Martha, who visits this site and who goes by the name, Crow, on hers, hasI think invented a word, which deserves to end up in the Oxford English Dictionary. See her comment on my 22 February post. Her word is "crocitation". She says that she has"adopted" it which half implies that it already exists. But having looked it up in two dictionaries, I now suspect that it must be of her own making. She says that she is going to use it as much as possible, and as, a fellow crow watcher, I can promise my support,. According to a TV programme I saw recently a word can be included in the OED, once evidence of its printed usage is established. I don't know if blogs count as printed usage, but it should not take long for it to spread from the screen to the page.
On the question of my crows engaging in Springtime bonding, I confess that I have not witnessed such behaviour. Though the wood pigeons in these parts seem to do little else in the Spring. When the leaves appeared on the trees last summer the crows were much less in evidence, and later in the year were joined by two or three other crows. I assumed these to be offspring, the result of bonding no doubt, but bonding carried out, as befits old fashioned English crows, in private.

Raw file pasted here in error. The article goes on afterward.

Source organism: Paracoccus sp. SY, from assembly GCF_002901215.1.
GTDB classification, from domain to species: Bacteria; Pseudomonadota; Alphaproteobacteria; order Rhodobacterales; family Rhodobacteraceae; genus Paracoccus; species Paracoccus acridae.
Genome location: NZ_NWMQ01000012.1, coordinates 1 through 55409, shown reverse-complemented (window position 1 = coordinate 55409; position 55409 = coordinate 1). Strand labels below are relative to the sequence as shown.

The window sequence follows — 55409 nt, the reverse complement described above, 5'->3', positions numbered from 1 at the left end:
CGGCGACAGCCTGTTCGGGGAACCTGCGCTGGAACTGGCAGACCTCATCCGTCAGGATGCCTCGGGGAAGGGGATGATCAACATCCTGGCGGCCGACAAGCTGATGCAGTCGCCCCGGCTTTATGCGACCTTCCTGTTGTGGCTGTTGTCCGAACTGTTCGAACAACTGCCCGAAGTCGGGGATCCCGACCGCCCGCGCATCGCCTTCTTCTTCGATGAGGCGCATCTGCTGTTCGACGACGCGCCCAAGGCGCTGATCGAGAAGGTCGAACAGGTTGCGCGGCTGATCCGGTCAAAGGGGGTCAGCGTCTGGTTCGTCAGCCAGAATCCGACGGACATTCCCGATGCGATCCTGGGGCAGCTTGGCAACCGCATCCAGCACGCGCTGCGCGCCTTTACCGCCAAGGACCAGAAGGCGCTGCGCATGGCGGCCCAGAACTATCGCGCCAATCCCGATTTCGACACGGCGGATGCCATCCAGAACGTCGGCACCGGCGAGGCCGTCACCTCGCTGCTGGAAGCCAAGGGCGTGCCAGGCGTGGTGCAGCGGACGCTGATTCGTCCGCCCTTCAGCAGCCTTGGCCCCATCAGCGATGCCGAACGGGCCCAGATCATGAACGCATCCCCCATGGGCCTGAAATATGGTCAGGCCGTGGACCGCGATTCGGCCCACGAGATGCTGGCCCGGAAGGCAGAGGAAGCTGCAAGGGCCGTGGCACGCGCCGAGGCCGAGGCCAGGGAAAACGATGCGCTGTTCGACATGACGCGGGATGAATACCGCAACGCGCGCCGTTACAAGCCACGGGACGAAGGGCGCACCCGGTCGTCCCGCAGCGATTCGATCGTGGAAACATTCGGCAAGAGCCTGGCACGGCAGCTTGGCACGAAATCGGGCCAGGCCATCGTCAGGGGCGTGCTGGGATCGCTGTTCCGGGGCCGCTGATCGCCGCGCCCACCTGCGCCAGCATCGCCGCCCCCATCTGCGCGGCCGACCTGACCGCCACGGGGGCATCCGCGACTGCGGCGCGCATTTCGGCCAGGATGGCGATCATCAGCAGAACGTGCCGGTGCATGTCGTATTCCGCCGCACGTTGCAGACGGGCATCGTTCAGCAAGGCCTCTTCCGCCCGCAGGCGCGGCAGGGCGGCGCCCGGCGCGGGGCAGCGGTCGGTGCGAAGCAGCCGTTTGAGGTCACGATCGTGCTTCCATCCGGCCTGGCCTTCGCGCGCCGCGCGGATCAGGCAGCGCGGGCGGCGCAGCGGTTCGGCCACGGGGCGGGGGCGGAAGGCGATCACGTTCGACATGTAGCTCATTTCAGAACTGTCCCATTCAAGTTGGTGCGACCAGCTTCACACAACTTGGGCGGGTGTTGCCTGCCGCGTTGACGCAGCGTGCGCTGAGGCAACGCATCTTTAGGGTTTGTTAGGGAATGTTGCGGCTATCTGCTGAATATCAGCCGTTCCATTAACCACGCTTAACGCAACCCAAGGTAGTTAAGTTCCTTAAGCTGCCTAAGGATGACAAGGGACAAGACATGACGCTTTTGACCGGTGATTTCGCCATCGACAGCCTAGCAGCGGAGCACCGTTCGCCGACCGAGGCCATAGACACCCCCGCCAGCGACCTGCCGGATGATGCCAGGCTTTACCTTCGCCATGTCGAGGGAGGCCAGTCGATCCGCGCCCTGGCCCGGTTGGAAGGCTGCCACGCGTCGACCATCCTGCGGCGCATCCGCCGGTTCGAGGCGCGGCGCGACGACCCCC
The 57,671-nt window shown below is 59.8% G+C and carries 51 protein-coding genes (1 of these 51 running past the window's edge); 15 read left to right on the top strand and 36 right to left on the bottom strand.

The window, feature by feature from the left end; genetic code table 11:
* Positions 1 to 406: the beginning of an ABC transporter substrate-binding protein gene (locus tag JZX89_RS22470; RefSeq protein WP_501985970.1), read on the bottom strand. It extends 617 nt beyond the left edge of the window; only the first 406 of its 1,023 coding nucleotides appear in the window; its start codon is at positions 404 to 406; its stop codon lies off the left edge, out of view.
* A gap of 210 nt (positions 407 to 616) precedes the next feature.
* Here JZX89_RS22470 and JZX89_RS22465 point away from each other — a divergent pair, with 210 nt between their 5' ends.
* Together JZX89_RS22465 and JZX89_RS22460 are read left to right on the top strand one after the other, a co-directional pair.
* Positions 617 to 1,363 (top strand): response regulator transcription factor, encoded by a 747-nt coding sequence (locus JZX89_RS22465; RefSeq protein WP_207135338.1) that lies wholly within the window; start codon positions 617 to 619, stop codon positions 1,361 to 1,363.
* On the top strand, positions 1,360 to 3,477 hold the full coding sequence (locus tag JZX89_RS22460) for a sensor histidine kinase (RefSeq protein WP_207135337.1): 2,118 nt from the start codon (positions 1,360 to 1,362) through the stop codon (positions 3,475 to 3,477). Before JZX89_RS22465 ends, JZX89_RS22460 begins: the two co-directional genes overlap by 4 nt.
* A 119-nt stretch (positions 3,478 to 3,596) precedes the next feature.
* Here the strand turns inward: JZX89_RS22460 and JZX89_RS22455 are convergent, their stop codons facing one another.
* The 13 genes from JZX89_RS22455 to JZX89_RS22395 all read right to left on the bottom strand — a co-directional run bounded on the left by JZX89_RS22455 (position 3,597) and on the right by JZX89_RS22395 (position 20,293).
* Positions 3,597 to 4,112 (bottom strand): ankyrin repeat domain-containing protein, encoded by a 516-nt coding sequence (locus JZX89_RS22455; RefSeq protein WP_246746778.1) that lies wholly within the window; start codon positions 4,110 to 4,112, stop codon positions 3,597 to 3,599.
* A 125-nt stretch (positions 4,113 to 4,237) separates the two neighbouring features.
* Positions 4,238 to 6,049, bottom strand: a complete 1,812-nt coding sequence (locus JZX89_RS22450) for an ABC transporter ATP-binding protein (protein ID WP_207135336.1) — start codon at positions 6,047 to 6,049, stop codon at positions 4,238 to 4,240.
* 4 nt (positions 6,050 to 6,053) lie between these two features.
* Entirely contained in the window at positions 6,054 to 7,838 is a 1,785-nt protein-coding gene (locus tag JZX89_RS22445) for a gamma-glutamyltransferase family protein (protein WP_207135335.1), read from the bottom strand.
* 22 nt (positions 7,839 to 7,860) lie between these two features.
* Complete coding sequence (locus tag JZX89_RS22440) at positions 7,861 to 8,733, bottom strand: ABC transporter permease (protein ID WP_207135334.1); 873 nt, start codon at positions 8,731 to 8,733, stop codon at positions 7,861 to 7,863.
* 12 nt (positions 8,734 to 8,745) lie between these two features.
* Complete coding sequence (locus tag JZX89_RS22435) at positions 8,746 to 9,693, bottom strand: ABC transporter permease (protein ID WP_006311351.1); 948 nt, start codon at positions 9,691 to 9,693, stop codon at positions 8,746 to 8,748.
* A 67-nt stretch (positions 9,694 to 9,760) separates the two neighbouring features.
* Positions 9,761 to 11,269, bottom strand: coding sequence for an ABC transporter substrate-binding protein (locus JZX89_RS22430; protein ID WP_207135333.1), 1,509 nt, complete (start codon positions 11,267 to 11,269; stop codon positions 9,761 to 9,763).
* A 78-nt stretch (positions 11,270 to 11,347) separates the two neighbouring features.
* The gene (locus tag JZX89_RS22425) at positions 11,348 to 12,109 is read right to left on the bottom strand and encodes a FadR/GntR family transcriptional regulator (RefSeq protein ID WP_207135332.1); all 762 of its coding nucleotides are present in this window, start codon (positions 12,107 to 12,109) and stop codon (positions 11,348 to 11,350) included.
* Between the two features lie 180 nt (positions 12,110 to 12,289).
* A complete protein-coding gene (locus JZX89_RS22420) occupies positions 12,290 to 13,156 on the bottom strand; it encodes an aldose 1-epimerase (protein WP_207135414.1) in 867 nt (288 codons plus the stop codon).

Meanwhile though I like the idea of crocitation, I am not sure of its precise meaning. Could we have one please, Martha.
I reach for my wallet and find that it is not, where I think it should be, in my pocket. On coming home, when to my relief I discover that it is on my desk, I count this as a beautiful thing, and can proceed with writing this blog, without first contacting insurance companies, banks and the like.
Even more remarkable than the speed with which squirrels run up the trunks of trees, is the speed and assurance of their headlong descent.